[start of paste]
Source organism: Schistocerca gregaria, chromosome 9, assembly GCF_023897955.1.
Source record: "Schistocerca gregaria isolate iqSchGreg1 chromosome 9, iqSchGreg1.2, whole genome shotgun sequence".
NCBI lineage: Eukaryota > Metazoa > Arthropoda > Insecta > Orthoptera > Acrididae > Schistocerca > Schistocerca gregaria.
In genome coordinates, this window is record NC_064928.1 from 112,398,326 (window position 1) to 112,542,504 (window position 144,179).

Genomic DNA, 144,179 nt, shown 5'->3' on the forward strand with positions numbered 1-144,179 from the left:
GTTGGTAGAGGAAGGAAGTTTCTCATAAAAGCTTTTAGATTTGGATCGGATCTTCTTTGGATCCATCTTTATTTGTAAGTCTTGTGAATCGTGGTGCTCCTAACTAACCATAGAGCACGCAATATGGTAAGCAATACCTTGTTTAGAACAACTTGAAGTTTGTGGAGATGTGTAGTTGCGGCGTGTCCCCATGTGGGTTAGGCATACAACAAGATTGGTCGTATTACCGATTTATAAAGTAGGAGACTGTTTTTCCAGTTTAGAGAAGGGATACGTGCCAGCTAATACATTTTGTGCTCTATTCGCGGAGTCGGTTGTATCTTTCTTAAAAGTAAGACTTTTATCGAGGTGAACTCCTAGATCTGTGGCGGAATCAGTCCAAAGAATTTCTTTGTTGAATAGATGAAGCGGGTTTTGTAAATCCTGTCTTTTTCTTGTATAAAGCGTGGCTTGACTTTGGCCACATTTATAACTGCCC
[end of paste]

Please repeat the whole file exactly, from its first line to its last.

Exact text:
Source organism: Schistocerca gregaria, chromosome 9, assembly GCF_023897955.1.
Source record: "Schistocerca gregaria isolate iqSchGreg1 chromosome 9, iqSchGreg1.2, whole genome shotgun sequence".
NCBI lineage: Eukaryota > Metazoa > Arthropoda > Insecta > Orthoptera > Acrididae > Schistocerca > Schistocerca gregaria.
In genome coordinates, this window is record NC_064928.1 from 112,398,326 (window position 1) to 112,542,504 (window position 144,179).

Genomic DNA, 144,179 nt, shown 5'->3' on the forward strand with positions numbered 1-144,179 from the left:
GTTGGTAGAGGAAGGAAGTTTCTCATAAAAGCTTTTAGATTTGGATCGGATCTTCTTTGGATCCATCTTTATTTGTAAGTCTTGTGAATCGTGGTGCTCCTAACTAACCATAGAGCACGCAATATGGTAAGCAATACCTTGTTTAGAACAACTTGAAGTTTGTGGAGATGTGTAGTTGCGGCGTGTCCCCATGTGGGTTAGGCATACAACAAGATTGGTCGTATTACCGATTTATAAAGTAGGAGACTGTTTTTCCAGTTTAGAGAAGGGATACGTGCCAGCTAATACATTTTGTGCTCTATTCGCGGAGTCGGTTGTATCTTTCTTAAAAGTAAGACTTTTATCGAGGTGAACTCCTAGATCTGTGGCGGAATCAGTCCAAAGAATTTCTTTGTTGAATAGATGAAGCGGGTTTTGTAAATCCTGTCTTTTTCTTGTATAAAGCGTGGCTTGACTTTGGCCACATTTATAACTGCCC